And the smell of French Fries can be disconcerting in the lab."
So, have you made your annual labs appointment yet?
In their book, Rich and Amy recommend the following steps to improve your cholesterol numbers:
* Eat foods with low cholesterol and avoid saturated fats. The American Heart Association recommends less than 300 milligrams, but if you already have heart disease, limit your intake of saturated fats to 200 milligrams. Luckily, cholesterol is listed close to carbohydrates on the nutrition label of packaged foods, so it won't be too hard to find.
* Quit smoking. Smoking lowers HDL ("good") cholesterol levels. Plus it does a whole host of yucky things to you. So knock it off. Please.
* Exercise. Being overweight leads to an increase in triglycerides and an decrease in HDL cholesterol. Meanwhile, exercise is a "marvel of health improvement" that helps lower your lipids, A1C and blood pressure! Aerobic exercise is king here, i.e. physical activity that elevates your heart rate for a sustained amount of time.
* And then there are meds. The most commonly used and discussed meds for lowering cholesterol are a family called "statins," including lovastatins (Advicor, Mevacor, and Altocor), atorvastatins (Lipitor), and pravastatins (Pravachol and Pravigard). But statins are pretty controversial, as you may have heard...
The Statin Conundrum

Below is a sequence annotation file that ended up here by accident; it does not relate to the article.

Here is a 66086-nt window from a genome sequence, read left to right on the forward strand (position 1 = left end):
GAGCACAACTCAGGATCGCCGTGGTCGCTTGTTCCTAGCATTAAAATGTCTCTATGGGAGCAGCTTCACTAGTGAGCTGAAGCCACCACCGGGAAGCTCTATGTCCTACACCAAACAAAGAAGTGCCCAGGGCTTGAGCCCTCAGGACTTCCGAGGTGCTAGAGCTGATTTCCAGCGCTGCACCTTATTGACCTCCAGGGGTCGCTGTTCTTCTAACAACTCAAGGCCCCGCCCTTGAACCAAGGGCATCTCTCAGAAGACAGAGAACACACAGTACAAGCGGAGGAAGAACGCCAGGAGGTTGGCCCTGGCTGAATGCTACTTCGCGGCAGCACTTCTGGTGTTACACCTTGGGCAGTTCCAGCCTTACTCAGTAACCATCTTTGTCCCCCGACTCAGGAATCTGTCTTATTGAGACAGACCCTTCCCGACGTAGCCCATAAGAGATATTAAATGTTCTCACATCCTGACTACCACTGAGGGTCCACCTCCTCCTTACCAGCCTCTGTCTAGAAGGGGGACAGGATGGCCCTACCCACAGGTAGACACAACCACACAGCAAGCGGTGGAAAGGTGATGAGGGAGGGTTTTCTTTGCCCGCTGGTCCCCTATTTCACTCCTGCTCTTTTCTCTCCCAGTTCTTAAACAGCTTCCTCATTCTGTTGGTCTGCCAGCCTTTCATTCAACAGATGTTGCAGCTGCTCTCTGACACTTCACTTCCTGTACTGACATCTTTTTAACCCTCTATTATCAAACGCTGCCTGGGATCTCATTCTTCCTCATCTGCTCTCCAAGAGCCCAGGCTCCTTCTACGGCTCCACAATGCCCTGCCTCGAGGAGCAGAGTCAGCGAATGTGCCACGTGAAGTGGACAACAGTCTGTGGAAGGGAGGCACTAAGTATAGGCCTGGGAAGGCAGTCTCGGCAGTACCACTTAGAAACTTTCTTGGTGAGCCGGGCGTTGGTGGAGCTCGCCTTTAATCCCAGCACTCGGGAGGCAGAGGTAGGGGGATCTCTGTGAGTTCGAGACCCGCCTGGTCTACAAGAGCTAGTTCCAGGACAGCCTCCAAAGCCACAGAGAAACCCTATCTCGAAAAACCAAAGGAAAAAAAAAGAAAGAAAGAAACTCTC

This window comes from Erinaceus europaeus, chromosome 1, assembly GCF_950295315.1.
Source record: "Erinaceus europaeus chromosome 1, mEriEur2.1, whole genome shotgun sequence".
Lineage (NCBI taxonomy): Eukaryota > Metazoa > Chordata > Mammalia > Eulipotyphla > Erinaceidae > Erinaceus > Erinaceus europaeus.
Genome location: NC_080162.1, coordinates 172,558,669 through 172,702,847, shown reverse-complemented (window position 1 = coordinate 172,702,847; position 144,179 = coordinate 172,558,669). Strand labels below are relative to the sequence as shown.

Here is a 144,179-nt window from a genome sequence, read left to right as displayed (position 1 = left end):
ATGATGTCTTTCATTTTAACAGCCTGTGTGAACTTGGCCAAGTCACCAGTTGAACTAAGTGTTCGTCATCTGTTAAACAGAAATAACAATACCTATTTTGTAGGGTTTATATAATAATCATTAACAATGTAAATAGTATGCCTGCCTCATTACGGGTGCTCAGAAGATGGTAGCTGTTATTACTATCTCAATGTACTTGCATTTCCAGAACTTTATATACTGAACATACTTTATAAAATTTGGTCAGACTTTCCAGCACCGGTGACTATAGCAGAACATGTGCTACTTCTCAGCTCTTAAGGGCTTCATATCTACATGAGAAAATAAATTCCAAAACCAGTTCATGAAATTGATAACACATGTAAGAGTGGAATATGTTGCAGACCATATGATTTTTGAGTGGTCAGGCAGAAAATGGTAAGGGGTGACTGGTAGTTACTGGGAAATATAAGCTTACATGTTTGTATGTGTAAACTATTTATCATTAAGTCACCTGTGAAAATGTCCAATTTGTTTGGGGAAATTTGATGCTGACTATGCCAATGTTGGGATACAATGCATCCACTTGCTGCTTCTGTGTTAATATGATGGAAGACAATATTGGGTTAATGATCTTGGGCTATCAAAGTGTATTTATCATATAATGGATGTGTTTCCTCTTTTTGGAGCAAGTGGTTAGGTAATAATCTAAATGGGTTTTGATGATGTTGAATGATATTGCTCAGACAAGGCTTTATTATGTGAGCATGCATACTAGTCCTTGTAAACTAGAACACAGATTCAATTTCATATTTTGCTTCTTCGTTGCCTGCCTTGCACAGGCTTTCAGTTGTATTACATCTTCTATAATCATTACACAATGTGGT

You've probably heard about the risk/benefits debate over statins (it's always in the news). And maybe you're thinking, Do I really need another drug? Well, that's debatable...
Last year at the European Association for the Study of Diabetes (EASD) conference, Professor John Betteridge, of University College London Medical School, stated his conviction that all people over the age of 40 with either type of diabetes should be taking statins. Dr. Robert Eckel, an endocrinologist and past president of the American Heart Association, also recommended this advice to us in February because PWDs have such an increased risk of cardiovascular disease.
On the negative side, there's all the evidence of unsettling side effects, ranging from muscle pain, to liver damage, to mental confusion described as "cognitive dysfunction." So you might be wondering if you should be jumping on this statin bandwagon.
In July, the Boston Globe reported about a study that's suggesting a more measured approach, as in the answer may lie in your A1C number. The more elevated it is — and the older you are — the more likely you are to have a heart attack or stroke. In those cases, a statin would prove invaluable. But for those with a "normal" A1C number (7.0 or less) and in folks who are younger, a statin is probably not necessary.
The Boston Globe story quoted Dr. Om Ganda, head of the Lipid Clinic at Joslin Diabetes Center, saying, "I don't think we should lump all diabetics into the same high-risk category. Clinicians really need to use their judgement and consider other factors like age, family history of heart disease, blood pressure and cholesterol levels, and smoking habits."
Right, and the same goes for us patients as far as using our judgement. If you think you might need a statin, discuss it with your doctor. But don't let him/her talk you into anything you're not comfortable with. Be an active participant in your health and do your homework. And make sure you get your cholesterol screened every year, otherwise you don't know what you're up against!